They then claim "the generic admin user in the Web UI can also be brute forced.

There are multiple controls built into the WebUI to make brute force attacks unreasonable for an attacker. There is an automatic timeout of two (2) minutes after every ten (10) failed authentication attempts and security notifications can be enabled that will send account security email messages to users when, for example, their password or permissions change or the platform detects multiple failed login attempts. Additionally, Onapsis best practice architectural guidance is to enable two-factor authentication for user authentication, eliminating the value of a bruteforce password attack.

Claim 4: Security Logging and Monitoring Failures

Onapsis Response: Invalid Claim

The final claim made is that none of the authentication attempts is logged or available within the platform.

This is also inaccurate. The author is confusing the absence of auditd (a program used for auditing logs) with the ability to generate security based logs. The Onapsis platform does log and retain details regarding login attempts in the auth.log log file.

Conclusion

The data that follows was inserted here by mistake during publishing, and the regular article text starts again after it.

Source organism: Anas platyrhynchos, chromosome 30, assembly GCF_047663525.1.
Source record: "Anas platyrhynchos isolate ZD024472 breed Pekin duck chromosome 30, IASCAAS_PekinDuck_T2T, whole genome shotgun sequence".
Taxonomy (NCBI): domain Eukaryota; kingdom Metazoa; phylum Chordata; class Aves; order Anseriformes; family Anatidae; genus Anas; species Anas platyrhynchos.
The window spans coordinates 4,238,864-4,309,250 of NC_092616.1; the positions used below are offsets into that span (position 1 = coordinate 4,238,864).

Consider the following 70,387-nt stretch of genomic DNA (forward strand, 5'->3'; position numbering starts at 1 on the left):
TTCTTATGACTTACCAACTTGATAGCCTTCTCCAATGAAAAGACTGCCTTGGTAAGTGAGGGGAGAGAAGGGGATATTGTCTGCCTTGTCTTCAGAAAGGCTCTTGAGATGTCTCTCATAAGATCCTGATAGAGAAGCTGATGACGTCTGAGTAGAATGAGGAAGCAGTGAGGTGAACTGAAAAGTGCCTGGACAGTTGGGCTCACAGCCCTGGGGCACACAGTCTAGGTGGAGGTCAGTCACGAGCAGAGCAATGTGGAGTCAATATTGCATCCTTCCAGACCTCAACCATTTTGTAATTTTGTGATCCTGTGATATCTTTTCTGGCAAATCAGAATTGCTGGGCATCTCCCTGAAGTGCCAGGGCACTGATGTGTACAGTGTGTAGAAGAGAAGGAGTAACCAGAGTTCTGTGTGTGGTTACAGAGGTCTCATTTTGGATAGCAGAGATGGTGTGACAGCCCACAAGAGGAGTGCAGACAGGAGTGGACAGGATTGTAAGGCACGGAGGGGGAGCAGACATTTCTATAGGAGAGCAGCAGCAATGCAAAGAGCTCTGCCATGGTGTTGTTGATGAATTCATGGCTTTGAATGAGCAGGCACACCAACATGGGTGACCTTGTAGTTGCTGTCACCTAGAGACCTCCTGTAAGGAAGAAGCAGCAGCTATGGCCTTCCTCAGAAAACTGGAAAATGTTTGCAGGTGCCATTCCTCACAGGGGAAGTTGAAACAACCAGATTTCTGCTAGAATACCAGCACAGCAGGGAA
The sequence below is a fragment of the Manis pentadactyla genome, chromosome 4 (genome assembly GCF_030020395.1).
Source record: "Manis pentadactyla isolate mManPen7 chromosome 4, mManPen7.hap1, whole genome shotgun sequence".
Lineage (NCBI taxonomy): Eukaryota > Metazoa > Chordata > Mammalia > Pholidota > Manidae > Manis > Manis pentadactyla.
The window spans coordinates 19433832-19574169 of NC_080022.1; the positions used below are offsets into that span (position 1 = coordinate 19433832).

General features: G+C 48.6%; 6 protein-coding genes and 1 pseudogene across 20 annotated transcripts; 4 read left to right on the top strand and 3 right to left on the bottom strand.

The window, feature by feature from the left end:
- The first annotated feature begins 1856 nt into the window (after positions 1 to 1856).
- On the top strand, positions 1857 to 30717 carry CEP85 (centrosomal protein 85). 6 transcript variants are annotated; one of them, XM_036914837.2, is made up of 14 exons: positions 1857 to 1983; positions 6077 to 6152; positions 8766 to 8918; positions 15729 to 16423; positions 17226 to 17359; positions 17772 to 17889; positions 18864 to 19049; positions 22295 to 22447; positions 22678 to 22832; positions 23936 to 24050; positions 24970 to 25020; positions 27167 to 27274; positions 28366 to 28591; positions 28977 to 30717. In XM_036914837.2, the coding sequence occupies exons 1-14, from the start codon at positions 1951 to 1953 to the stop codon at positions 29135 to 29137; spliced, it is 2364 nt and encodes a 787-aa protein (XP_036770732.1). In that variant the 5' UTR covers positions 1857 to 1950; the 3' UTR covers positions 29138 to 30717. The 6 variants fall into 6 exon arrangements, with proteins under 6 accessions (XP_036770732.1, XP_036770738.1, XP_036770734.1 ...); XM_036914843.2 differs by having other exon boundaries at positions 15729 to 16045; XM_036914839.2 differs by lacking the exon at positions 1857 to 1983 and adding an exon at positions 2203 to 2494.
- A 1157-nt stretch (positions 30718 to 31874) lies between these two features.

Our current assessment indicates that all the claims presented in the anonymous “research” are untrue. 

Our responsibility as a software vendor, security research team, and provider of security products is to thoroughly and rapidly respond to all reported vulnerabilities. Our commitment to our customers, partners, and community is to take all such claims seriously, regardless of source or validity. The Onapsis’ team rigorously analyzed these anonymous claims within one business day. We feel confident that this detailed report provides the required clarity our customers have learned to expect from us. 

The Onapsis Product Security team continues to monitor and, as appropriate, will update this blog.

Please contact your account manager, technical account manager, or [email protected] if you have any questions, or would like to engage with our team.